wherein, said narrow band carrier frequencies includes narrow band separation between orthogonal carriers of the order of 0.1 MHz and providing a bandwidth of the order of 3.2 MHz for 32 carriers thereby allowing said bandwidth to transmit at least 6 Mbps in a 2 of 32 Orthogonal Frequency-Division Multiplexing.
2. The communication system as called for in claim 1 that includes an encoder and a decoder and wherein, said transmitter and said receiver are configured to use said encoder and said decoder and said decoder having a look up table for converting code to frequency and vise versa and wherein, said look up table is reprogrammable, operable to assign codes to different frequencies and indicate to said receiver to select a different look up table version for a different frequency thereby improving transmitted data security.
3. The communication system as called for in claim 1, wherein, said transmitter transmits a multiple carrier frequency modulated by data using frequency shift keying technique or binary frequency modulation technique.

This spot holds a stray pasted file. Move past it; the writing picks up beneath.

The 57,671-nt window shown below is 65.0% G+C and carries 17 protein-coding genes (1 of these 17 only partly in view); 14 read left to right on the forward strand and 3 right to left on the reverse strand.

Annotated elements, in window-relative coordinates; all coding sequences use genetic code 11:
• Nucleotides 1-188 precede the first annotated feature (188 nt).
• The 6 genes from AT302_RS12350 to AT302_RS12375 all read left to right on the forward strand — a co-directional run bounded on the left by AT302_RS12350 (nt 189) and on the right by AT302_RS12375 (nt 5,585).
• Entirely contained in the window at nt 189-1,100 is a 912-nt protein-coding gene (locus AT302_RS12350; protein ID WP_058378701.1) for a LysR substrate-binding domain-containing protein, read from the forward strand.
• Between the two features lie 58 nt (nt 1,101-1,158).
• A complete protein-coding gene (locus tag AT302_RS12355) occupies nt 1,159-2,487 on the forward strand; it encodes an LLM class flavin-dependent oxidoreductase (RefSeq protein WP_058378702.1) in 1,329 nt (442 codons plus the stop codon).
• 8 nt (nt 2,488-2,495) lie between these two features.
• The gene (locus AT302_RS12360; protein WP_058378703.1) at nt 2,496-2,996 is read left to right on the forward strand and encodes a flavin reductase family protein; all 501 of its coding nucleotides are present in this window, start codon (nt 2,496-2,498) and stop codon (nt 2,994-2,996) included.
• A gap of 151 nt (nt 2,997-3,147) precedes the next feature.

4. The communication system as called for in claim 1, wherein, said receiver, is configured to detect a multiple carrier frequency modulated by data, said multiple carrier frequency modulated by data transmitted by said transmitter to said receiver using a Digital Signal Processor Fast Fourier Transform technique.
5. The communication system as called for in claim 1, wherein, said receiver, is configured to detect a multiple carrier frequency modulated by data, said multiple carrier frequency modulated by data transmitted by said transmitter to said receiver using a Power Spectral Density technique.
6. The communication system as called for in claim 4, wherein, said receiver is operable to decode two or more frequencies from a set of orthogonal carriers simultaneously.
7. The communication system as called for in claim 1, wherein, said system configured to use a digital message memory to store the decoded data for each received message.